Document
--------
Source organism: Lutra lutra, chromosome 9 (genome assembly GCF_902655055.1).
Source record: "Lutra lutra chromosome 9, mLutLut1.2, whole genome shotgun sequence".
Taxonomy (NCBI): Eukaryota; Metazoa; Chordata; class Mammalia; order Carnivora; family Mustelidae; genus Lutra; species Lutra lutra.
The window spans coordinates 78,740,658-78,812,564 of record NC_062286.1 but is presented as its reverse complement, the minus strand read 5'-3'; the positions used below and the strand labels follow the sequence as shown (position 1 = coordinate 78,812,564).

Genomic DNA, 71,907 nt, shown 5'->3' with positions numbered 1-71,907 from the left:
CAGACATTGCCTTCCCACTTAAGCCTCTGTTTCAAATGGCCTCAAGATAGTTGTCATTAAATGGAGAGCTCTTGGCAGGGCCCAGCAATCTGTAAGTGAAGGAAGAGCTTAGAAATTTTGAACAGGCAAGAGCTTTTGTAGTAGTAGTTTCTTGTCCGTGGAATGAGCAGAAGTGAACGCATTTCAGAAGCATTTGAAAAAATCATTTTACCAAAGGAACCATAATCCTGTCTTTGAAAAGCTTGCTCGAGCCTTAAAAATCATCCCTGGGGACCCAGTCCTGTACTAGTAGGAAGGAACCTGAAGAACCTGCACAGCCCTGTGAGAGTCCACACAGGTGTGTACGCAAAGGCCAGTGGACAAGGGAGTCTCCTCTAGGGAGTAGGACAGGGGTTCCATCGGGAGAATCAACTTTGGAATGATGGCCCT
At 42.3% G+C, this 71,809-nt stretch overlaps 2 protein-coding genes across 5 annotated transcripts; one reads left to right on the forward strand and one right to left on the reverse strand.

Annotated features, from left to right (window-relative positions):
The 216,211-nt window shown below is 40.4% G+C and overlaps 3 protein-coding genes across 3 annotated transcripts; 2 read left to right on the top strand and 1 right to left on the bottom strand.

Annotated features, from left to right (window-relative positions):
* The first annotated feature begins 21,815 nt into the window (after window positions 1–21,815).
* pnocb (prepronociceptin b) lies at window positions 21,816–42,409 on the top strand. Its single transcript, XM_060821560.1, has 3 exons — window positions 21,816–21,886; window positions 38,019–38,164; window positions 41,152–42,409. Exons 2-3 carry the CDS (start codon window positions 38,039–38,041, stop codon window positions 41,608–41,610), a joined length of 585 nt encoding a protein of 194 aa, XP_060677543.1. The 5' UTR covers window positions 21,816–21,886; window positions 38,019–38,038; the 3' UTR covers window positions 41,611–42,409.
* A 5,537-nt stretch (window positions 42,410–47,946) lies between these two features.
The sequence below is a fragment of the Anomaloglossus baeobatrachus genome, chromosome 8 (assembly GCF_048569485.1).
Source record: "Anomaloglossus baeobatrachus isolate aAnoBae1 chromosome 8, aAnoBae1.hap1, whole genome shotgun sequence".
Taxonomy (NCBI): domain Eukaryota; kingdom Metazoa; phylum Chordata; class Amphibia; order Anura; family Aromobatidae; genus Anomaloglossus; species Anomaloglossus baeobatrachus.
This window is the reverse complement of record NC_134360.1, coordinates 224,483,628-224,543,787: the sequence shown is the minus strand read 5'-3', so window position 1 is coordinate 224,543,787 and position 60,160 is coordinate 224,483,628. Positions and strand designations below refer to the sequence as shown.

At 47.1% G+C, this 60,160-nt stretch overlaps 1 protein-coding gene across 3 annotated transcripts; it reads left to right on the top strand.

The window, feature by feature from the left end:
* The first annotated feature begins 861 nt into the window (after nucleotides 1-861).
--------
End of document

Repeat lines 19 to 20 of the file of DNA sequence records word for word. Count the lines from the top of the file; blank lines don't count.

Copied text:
The window, feature by feature from the left end:
* The first annotated feature begins 861 nt into the window (after nucleotides 1-861).